The following passage is a portion of The National EMS Research Agenda commissioned by the US Department of Transportation.
“The National EMS Research Agenda describes the history and current status of EMS research. The [Agenda] describes a culture of EMS that has been slow to respond to, recognize, and utilize the potential that exists in technology and science today. Despite more than 30 years of dedicated service…the nation's EMS system is treating victims of illness and injury with little or no evidence that the care they provide is optimal. The time for major advancement in the science and practice of EMS is here. Emergency Medical Service providers must be able to deliver state of the art care based on sound scientific knowledge.
[However], the problem of translating research into practice is especially difficult in EMS. Most EMS professionals are not trained to critically evaluate new treatments and so they do not possess the skills to decide whether evidence truly supports their use. Therefore, EMS agencies should employ physicians with the expertise to evaluate new treatments and with the ability to develop and improve patient care protocols based on scientific findings. These physicians should work to educate EMS providers about the scientific process of linking research findings to clinical care. This relationship will provide an environment in which EMS personnel will be able to adopt new protocols with an understanding of how decisions were made. The culture within EMS needs to change to promote research and demand evidence before implementing new system modifications, medications, or drug therapies.
The absence of funding for major EMS research represents a huge obstacle to improving the health of the public. Researchers cannot perform research without financial support. Most research accomplished to date within EMS has been conducted on shoestring budgets using volunteer labor, surplus supplies, and in-kind contributions from hospitals, medical schools, and EMS agencies. Despite the lack of a concerted and focused effort, the advances in EMS that have occurred historically are remarkable. However, failing to intentionally plan for and fund EMS research will likely delay discoveries that have the potential to save untold numbers of lives. A national investment in the EMS research infrastructure is necessary to overcome obstacles currently impeding the accumulation of essential evidence of the effectiveness of EMS practice. Funding is required to train new researchers and to help them establish their careers.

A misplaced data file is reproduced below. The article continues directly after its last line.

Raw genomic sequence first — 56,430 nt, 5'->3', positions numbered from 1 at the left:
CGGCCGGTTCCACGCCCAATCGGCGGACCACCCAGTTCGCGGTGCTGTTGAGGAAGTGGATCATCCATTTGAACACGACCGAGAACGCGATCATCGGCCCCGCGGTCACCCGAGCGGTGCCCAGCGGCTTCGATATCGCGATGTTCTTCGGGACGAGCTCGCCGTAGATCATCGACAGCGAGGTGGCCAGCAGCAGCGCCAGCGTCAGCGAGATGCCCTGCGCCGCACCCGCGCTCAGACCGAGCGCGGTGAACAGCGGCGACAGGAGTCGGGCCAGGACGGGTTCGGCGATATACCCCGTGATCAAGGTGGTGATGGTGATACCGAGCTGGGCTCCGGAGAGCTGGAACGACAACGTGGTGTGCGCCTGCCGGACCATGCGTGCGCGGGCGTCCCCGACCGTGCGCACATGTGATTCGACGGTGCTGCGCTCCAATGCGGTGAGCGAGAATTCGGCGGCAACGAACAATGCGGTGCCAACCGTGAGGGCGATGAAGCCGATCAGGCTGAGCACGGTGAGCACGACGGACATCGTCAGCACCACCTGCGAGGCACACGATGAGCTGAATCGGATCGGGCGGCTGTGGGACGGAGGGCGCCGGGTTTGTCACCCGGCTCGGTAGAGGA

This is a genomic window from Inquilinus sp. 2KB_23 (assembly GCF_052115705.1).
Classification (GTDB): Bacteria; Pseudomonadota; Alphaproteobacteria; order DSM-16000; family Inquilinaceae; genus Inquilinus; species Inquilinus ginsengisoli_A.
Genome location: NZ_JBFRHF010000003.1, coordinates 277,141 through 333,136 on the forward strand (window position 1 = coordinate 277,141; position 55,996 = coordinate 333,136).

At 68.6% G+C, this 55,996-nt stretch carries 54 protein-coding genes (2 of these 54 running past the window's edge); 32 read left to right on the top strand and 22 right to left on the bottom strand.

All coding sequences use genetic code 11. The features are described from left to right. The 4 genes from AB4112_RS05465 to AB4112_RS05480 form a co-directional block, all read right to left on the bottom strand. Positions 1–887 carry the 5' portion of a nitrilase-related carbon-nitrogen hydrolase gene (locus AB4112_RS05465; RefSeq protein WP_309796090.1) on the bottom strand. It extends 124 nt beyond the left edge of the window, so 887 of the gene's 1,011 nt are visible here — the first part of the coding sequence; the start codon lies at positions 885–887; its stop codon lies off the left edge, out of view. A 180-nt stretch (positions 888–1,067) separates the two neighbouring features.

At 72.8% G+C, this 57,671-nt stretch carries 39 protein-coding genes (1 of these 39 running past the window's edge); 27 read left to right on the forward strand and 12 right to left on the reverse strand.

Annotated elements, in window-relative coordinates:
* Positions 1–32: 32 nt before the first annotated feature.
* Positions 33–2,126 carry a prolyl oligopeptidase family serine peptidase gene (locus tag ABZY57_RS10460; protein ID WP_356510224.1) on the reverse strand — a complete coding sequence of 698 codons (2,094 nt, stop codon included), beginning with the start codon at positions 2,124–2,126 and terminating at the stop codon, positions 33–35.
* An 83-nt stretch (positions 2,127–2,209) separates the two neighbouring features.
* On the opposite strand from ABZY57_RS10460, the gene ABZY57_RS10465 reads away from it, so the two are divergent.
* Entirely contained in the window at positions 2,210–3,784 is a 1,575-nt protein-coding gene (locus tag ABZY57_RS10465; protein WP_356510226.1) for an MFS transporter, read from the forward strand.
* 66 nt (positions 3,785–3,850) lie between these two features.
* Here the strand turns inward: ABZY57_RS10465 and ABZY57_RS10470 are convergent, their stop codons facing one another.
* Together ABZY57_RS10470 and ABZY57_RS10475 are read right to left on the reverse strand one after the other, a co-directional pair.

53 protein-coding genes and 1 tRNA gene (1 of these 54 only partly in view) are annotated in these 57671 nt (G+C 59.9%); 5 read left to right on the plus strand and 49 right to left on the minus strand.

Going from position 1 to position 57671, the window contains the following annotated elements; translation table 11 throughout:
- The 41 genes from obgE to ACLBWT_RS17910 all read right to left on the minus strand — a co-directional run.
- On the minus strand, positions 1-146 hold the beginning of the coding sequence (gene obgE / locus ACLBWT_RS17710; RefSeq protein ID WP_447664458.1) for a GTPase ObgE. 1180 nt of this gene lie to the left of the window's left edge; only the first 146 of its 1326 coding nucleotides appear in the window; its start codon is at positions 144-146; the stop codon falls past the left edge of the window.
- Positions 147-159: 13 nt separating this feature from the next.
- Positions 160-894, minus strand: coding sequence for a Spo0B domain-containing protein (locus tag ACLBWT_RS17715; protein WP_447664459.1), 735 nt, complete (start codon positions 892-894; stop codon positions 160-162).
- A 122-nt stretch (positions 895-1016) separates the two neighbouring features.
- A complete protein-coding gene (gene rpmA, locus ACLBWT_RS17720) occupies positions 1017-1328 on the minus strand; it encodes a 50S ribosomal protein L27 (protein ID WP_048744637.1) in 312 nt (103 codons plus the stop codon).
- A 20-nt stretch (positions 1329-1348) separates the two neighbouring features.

Research is the key to maintaining focus on improving the overall health of the community in a competitive and cost conscious health care market. Most importantly, research is essential to ensure that the best possible patient care is provided in the prehospital setting. [Therefore], we are seeking support for elevating the science of EMS and prehospital care to the next level. It is essential that we examine innovative ways to deliver prehospital care. Strategies to protect the safety of both the patient and the public safety worker must be devised and tested.
There are many questions that remain to be asked, many practices to be evaluated, and many procedures to be improved. Research is the key to obtaining the answers. A number of us, our families, or our friends will at some point turn to local EMS providers for assistance; and we expect that they will provide us with the best care possible.”
The National Research Consortium for Emergency Medical Services, founded by NIEMS, was conceived as a response to the above “call for action” by the National Highway Traffic and Safety Administration (NHTSA). The entire NHTSA research agenda document may be found at the following web site: www.ems.gov